I have long been cautioned by family and friends about dwelling into “dangerous issues” like corruption, illegal drugs and crime in Iloilo City. The concern is valid. There is a history of violence against media people who bravely report stories, and make commentaries, about them. In fact, law enforcement authorities have issued advisories that “clear and present threats” have existed against me specifically. Why push the issue? I am always asked.

My answer has always been the same. If I don’t expose these stories, then nobody will. These criminals (to include public officials engaged in graft) will feel free to do as they please, and the situation can only turn from bad to worse. To my mind, my personal efforts might seem puny, and futile, against the rising power of corruption and organized crime in Iloilo City. But at the moment, it’s the only serious effort to stem the tide.

I feel bad that many agencies mandated with stopping corruption and crime are failing at their jobs. The Commission on Audit and the Ombudsman have moved at a snail’s pace in investigating complaints against corruption. It is frustrating. As I wrote a top COA official recently, lives have been put at risk for the sake of exposing corruption, and yet the agency isn’t giving the issues the urgency that these deserve. The Ombudsman is moving quicker and faster than during the time of Tanodbayan Merceditas Gutierrez, but it still takes too long for cases to be resolved. One needs to be persistent in doing follow up work on these complaints to prod them to action.

The Philippine National Police is losing the war against crime. In Iloilo City, several policemen have been killed, or wounded, in drug-related violence. Unfortunately, no suspects have been identified. No prosecution of cases has been carried out. It definitely does not create public confidence to see the PNP unable to pin down even those who kill or wound uniformed men and women. If cop killers can get away with murder, then it follows that killers of ordinary people will find an easier time eluding the wheels of justice.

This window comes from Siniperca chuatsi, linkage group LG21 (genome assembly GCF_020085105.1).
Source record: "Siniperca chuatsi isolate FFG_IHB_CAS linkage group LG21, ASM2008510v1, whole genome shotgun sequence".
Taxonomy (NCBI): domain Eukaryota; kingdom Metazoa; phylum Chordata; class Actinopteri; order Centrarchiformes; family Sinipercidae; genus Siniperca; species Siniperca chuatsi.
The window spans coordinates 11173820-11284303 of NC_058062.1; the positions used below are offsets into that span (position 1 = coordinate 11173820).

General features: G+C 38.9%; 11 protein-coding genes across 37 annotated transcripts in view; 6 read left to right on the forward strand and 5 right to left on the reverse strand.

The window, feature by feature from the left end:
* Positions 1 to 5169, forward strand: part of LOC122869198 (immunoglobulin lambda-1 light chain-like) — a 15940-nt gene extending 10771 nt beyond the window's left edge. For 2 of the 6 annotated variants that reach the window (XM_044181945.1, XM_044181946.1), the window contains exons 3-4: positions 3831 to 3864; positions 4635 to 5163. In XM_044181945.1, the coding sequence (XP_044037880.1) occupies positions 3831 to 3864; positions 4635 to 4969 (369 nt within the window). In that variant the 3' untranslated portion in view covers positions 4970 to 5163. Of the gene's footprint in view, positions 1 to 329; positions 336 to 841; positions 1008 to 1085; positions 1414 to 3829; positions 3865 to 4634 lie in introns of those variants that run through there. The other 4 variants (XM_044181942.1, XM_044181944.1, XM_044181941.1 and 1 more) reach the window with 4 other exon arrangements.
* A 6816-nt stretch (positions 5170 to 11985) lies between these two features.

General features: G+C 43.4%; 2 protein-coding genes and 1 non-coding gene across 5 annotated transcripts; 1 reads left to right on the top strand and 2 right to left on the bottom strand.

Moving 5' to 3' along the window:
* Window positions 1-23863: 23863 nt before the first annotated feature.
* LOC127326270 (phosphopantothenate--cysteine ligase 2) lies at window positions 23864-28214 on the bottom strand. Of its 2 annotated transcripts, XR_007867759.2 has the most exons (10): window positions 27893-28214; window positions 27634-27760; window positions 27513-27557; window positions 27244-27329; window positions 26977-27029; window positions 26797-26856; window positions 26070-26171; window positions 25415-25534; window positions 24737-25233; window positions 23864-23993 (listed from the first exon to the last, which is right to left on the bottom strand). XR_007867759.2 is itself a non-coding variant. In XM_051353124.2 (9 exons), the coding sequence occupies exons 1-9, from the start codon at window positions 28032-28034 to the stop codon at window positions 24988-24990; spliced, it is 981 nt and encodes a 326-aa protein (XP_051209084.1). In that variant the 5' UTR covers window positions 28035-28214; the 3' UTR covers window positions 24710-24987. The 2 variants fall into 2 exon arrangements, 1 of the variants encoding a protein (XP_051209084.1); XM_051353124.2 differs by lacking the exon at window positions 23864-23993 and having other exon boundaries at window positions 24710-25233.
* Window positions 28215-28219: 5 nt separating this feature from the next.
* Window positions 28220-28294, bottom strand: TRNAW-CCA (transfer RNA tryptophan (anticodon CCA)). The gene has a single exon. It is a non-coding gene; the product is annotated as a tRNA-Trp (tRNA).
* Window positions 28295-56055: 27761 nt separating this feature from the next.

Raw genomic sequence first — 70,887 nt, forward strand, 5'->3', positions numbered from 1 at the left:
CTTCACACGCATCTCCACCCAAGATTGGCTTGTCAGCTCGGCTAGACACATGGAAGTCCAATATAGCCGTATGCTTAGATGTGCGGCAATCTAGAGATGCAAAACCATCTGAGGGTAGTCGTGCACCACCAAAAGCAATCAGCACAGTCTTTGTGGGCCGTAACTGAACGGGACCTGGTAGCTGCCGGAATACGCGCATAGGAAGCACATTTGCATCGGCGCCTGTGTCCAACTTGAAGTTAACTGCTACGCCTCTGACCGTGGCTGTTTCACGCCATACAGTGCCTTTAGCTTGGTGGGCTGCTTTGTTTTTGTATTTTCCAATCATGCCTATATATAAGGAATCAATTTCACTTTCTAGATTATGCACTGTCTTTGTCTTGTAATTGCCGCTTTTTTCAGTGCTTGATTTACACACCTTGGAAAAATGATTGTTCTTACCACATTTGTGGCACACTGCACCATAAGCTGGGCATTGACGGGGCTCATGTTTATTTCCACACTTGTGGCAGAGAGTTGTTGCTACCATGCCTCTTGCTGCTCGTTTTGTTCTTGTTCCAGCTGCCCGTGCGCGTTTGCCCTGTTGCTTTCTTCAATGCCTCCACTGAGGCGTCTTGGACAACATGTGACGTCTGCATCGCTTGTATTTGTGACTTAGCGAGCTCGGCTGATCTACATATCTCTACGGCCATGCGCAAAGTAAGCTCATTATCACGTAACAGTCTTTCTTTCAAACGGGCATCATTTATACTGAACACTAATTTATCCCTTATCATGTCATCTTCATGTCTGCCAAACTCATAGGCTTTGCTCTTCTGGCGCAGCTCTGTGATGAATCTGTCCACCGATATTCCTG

My commentaries won’t be able to stop corruption, illegal drugs and murder. But I can’t give up on trying to awaken those officials who might just be able to restore decency and a sense of justice to our society. I can’t stop writing to inform our people about the ugly things that are taking place in the hope that they, too, will convey a message of collective anger over the situation.

 

Violence erupts in Iloilo City waterfront

Violence erupts in Iloilo City waterfront

Unidentified gunmen opened fire with AK-47 assault rifles at the house of Greg Espinosa at around 4:30 a.m. Saturday and wounded two persons, one of them an off-duty policeman.
The crime took place less than 100 meters from a police detachment. Strangely, the policemen didn’t respond to the strafing until an emergency ambulance crew informed them that two people were badly hit in the area.

Mabilog bodyguard arrested for murder

A notorious criminal who frequently served as bodyguard of Iloilo City mayor Jed Patrick Mabilog during his visits to Barangay Monica was arrested by police recently for the crime of murder.
The suspect, Benjamin Espinosa, is the right-hand man of Jing Jing Espinosa. He is charged for the murder of trisikad driver Jimmy Bais in the victim’s home in Barangay Monica in September 2012.
Espinosa is now detained without bail.
Benjie Espinosa is also accused along with Jing Jing for the shooting of their uncles, Pascual “Toto” Espinosa III, Leo Espinosa and Sergio “Kap Boy” Espinosa three years ago.

Jing Jing Espinosa: “Vote straight T-M-E”

The cover photo of Jing Jing Espinosa’s wall displays the team poster of the Trenas-Mabilog-Espinosa ticket. He is the number one supporter and campaign funder of the Team Palagyo.